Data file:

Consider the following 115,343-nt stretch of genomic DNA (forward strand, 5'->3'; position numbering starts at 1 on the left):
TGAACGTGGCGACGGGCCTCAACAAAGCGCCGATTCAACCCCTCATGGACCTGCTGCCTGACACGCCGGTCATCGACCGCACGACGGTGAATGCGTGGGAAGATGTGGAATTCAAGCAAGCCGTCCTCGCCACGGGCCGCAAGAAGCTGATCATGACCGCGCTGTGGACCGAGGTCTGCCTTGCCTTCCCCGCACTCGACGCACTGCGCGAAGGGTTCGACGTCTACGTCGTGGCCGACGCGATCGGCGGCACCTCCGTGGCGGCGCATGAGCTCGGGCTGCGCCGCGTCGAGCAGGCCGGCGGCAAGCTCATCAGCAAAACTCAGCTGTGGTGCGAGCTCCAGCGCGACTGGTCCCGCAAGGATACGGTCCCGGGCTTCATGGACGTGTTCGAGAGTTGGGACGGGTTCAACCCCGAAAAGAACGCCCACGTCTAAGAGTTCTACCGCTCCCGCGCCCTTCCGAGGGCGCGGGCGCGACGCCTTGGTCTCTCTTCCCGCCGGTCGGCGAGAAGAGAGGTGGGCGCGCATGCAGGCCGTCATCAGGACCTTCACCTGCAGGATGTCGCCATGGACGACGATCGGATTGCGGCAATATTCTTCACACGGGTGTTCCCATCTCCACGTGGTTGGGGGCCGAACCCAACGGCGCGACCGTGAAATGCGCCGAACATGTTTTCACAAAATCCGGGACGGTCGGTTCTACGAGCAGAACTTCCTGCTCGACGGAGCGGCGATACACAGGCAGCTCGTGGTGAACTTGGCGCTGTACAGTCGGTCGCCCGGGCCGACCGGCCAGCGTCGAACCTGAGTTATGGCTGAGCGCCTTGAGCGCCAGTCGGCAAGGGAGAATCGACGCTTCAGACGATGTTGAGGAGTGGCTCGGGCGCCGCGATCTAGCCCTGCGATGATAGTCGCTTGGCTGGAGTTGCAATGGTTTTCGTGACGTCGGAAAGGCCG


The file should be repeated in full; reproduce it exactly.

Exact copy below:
Consider the following 115,343-nt stretch of genomic DNA (forward strand, 5'->3'; position numbering starts at 1 on the left):
TGAACGTGGCGACGGGCCTCAACAAAGCGCCGATTCAACCCCTCATGGACCTGCTGCCTGACACGCCGGTCATCGACCGCACGACGGTGAATGCGTGGGAAGATGTGGAATTCAAGCAAGCCGTCCTCGCCACGGGCCGCAAGAAGCTGATCATGACCGCGCTGTGGACCGAGGTCTGCCTTGCCTTCCCCGCACTCGACGCACTGCGCGAAGGGTTCGACGTCTACGTCGTGGCCGACGCGATCGGCGGCACCTCCGTGGCGGCGCATGAGCTCGGGCTGCGCCGCGTCGAGCAGGCCGGCGGCAAGCTCATCAGCAAAACTCAGCTGTGGTGCGAGCTCCAGCGCGACTGGTCCCGCAAGGATACGGTCCCGGGCTTCATGGACGTGTTCGAGAGTTGGGACGGGTTCAACCCCGAAAAGAACGCCCACGTCTAAGAGTTCTACCGCTCCCGCGCCCTTCCGAGGGCGCGGGCGCGACGCCTTGGTCTCTCTTCCCGCCGGTCGGCGAGAAGAGAGGTGGGCGCGCATGCAGGCCGTCATCAGGACCTTCACCTGCAGGATGTCGCCATGGACGACGATCGGATTGCGGCAATATTCTTCACACGGGTGTTCCCATCTCCACGTGGTTGGGGGCCGAACCCAACGGCGCGACCGTGAAATGCGCCGAACATGTTTTCACAAAATCCGGGACGGTCGGTTCTACGAGCAGAACTTCCTGCTCGACGGAGCGGCGATACACAGGCAGCTCGTGGTGAACTTGGCGCTGTACAGTCGGTCGCCCGGGCCGACCGGCCAGCGTCGAACCTGAGTTATGGCTGAGCGCCTTGAGCGCCAGTCGGCAAGGGAGAATCGACGCTTCAGACGATGTTGAGGAGTGGCTCGGGCGCCGCGATCTAGCCCTGCGATGATAGTCGCTTGGCTGGAGTTGCAATGGTTTTCGTGACGTCGGAAAGGCCG